Precious & industrial metals seasonal (from NFTRH 695)

The bullish window (on average) is closing for metals

Of these metals I hold gold (not in ‘paper’ form) and silver, palladium and platinum (in paper form) and copper (in my walls). Is it different this time or will the seasonal average exert for some or all of these metals? There sure is a case to be made for ‘different this time’, given the intensifying global geopolitical mess.

Here’s how NFTRH 695 viewed the seasonal aspect last weekend before moving on to technical analysis of all of these metals, plus uranium.

Metals & Uranium (NFTRH 695 excerpt)

Here let’s cover both the cyclical (Cu, Pd, Ni, u3o8, etc.) and the counter-cyclical (e.g. Au and as a tag along, Ag). Inflation expectations clung to life last week with the war disruption playing into the story of inelastic demand vs. finite supply of necessary commodities. While they got corrected to end the week Gold, Silver, Palladium, Platinum, Nickel and others benefited for varying reasons in the face of Russia/Ukraine.

Let’s first update seasonal averages as we are well along in that window from when we first noted it at the beginning of the year per the graphs from NFTRH 687 (Jan. 2nd). The red arrows on Au, Ag and Pt indicate that if the seasonal holds true (never take a seasonal average as gospel, as it can and will vary year to year) indicate highs prior to multi-week corrections before gold bottoms for the year, silver spikes and fails into summer, and platinum tops. Palladium and copper have a little more meat left on the seasonal bone.

Of course, this year is a very particular year with the dual disruptions of war and a heretofore hawking Fed. Gold, for example, has been through 1.5 years of correction coming out of another major macro disruption, the emotional flash points of the pandemic. Let’s just say that where physical gold is concerned I’ll keep sleeping soundly.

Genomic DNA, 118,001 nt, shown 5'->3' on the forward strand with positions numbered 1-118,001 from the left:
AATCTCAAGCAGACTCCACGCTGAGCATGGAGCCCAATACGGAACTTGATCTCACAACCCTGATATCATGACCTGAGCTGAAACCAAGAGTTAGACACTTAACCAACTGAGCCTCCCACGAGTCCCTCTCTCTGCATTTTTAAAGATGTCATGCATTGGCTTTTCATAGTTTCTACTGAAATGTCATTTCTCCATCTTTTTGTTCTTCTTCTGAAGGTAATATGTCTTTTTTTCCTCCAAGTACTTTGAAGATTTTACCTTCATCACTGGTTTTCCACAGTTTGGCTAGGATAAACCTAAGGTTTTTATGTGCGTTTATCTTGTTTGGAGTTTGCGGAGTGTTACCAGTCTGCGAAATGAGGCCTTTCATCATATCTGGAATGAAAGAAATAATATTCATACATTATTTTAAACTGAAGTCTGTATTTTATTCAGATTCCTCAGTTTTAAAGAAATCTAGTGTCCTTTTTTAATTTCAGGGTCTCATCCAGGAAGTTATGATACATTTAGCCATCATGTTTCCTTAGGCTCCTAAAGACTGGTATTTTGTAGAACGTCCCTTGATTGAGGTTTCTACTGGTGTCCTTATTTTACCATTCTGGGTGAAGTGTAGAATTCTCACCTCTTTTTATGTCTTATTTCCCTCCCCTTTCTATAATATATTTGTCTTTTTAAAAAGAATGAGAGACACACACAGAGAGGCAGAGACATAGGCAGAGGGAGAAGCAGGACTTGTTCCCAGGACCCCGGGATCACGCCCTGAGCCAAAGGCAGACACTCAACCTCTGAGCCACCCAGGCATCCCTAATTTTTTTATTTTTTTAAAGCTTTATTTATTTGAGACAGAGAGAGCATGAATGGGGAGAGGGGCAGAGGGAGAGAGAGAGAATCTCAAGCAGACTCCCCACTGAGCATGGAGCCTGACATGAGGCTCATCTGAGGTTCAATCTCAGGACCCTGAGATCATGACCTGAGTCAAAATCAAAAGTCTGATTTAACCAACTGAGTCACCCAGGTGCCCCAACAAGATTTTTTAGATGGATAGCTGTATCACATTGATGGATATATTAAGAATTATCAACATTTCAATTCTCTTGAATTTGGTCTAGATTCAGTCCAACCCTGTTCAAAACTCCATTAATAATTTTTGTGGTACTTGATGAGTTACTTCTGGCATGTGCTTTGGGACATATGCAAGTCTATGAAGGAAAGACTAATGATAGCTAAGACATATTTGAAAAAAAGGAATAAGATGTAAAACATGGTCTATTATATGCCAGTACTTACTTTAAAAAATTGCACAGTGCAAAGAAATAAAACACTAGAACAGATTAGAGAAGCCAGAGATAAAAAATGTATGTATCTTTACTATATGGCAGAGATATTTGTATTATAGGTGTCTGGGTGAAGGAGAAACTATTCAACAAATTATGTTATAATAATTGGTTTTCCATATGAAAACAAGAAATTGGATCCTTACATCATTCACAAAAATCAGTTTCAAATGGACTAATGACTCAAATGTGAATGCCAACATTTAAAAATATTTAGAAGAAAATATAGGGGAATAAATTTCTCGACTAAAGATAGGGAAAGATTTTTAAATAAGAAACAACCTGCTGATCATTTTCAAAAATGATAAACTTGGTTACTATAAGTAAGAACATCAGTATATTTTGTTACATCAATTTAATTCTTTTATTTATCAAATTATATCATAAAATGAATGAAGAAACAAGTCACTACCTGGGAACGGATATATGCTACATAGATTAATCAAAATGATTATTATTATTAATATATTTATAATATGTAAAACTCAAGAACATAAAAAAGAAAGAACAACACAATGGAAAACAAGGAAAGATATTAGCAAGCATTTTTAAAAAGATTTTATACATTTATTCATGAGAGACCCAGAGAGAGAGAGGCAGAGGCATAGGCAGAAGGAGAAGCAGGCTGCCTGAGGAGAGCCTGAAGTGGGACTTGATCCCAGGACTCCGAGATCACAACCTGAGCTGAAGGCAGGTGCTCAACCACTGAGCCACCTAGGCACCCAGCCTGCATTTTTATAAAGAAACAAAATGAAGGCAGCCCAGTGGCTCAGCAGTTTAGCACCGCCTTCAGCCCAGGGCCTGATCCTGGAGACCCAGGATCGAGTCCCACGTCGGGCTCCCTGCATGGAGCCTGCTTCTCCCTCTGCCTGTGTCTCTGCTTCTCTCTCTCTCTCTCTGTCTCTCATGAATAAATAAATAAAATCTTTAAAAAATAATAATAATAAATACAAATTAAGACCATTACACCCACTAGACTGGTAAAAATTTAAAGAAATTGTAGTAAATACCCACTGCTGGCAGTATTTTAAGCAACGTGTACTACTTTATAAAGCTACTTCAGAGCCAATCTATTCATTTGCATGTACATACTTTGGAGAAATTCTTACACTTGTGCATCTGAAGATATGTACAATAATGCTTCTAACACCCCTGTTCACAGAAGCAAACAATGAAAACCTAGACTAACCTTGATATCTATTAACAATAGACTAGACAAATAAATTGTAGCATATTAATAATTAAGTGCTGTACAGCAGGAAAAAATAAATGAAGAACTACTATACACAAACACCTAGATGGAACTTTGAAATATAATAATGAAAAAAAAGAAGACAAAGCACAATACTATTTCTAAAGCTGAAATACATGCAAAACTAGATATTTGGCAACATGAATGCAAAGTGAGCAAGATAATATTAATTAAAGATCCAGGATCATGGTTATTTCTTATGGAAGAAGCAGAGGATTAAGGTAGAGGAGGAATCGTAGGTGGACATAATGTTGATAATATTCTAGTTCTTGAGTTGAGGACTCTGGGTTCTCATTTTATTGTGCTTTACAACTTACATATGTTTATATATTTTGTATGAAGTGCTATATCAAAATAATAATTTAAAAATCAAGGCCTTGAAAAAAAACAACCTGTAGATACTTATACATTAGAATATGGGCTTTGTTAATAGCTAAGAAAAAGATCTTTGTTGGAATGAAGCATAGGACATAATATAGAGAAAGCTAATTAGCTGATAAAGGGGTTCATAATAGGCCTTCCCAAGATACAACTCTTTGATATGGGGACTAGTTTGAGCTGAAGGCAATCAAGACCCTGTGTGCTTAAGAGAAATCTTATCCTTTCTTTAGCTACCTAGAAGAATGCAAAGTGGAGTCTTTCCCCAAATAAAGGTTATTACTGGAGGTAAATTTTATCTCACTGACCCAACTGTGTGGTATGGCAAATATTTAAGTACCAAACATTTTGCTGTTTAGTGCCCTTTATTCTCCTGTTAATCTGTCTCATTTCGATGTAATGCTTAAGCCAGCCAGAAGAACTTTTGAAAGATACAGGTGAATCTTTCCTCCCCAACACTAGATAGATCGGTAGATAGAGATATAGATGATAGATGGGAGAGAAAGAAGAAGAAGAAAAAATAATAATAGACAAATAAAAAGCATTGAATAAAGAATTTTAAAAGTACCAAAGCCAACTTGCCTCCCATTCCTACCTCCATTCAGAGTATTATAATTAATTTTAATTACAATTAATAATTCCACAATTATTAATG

Silver is and always has been of less interest to me because I do not for one minute believe the hype that silver promoters assign to it. It’s part precious metal, part industrial metal and is often a byproduct of mining other metals. It’s fine, of value and probably going to go higher in the years to come, but despite the new seasonal high due in the summer, I’ll continue to keep it far secondary to gold. Especially since late spring/early summer tends to really bring the pain.

As for platinum and palladium, the latter has a little more time, seasonally, and then a long slide begins. Generally, they are all suspect to negative for the rest of the year after the seasonal window that opened the year closes. The exception being gold, which takes a correction now and then stabilizes before bottoming in July and rallying to end the year.

Again, seasonal… meet grain of salt. But it is a factor to consider, especially since they did well to our seasonal script [by rising] to this point. Why not the same for points going forward?

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